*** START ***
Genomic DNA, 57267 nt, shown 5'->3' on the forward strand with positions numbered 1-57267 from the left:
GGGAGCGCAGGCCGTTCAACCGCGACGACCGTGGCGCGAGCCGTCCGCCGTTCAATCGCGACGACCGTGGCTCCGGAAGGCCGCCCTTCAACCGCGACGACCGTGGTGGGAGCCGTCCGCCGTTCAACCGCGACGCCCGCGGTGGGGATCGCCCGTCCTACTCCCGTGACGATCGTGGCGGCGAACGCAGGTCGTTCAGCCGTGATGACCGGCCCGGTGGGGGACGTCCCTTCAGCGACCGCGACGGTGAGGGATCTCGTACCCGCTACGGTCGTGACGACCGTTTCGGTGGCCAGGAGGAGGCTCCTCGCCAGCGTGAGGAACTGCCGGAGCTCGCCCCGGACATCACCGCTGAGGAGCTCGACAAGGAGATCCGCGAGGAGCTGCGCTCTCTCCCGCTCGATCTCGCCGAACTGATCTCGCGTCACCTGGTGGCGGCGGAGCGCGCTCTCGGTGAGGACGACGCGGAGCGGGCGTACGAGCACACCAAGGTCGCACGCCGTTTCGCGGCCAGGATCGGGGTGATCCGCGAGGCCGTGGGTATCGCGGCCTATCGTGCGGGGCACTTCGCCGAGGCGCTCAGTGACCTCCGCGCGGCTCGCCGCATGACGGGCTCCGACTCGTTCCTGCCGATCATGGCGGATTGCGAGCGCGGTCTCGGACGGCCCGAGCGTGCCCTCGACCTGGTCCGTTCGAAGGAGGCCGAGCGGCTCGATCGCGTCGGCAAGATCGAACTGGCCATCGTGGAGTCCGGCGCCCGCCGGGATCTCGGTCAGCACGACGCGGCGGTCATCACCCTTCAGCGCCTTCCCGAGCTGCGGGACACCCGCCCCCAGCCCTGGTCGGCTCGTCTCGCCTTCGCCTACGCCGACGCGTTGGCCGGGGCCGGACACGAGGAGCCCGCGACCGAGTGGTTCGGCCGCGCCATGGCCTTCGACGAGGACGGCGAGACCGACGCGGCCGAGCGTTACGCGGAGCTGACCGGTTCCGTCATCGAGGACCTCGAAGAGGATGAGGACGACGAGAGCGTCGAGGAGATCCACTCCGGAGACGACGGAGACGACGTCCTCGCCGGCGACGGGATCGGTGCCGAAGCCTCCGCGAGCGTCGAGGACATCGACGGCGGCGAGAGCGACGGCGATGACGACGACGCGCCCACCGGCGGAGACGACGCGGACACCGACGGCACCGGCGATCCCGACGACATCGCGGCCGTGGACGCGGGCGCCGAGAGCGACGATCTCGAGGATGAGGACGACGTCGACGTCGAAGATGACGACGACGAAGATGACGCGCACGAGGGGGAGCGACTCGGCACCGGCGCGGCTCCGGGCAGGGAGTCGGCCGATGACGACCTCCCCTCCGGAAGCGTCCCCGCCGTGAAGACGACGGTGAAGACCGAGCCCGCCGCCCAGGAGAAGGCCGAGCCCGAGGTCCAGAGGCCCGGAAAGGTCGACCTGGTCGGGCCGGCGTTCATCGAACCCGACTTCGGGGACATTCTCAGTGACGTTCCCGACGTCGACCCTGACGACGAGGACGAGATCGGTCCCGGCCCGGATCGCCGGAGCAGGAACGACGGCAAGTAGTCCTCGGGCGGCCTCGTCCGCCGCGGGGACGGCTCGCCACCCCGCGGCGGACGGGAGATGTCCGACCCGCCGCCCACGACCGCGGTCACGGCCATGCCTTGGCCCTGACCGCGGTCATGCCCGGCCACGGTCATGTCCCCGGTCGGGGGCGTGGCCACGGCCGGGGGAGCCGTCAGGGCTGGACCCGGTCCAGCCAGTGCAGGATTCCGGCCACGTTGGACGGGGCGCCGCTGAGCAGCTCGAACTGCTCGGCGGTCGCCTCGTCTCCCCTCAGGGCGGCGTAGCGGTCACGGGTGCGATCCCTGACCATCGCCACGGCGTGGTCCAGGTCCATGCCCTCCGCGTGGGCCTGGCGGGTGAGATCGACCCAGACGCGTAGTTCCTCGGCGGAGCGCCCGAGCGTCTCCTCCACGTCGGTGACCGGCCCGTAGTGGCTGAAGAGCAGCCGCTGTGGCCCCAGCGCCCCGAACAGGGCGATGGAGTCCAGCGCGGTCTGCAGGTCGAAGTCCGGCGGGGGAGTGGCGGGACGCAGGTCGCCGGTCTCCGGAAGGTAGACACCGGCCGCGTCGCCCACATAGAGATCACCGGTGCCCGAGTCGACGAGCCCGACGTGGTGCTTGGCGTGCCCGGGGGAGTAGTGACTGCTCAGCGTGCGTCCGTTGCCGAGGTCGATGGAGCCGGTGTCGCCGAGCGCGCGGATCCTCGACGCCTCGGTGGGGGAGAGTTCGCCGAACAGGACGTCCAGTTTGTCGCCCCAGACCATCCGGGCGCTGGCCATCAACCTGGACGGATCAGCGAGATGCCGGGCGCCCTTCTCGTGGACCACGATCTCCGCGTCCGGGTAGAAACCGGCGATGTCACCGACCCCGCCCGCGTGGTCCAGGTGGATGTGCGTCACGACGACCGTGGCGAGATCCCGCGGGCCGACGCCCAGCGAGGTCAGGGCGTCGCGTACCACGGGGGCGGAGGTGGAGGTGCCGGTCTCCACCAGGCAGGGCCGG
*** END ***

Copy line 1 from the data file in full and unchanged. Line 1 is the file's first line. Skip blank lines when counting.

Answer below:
Genomic DNA, 57267 nt, shown 5'->3' on the forward strand with positions numbered 1-57267 from the left: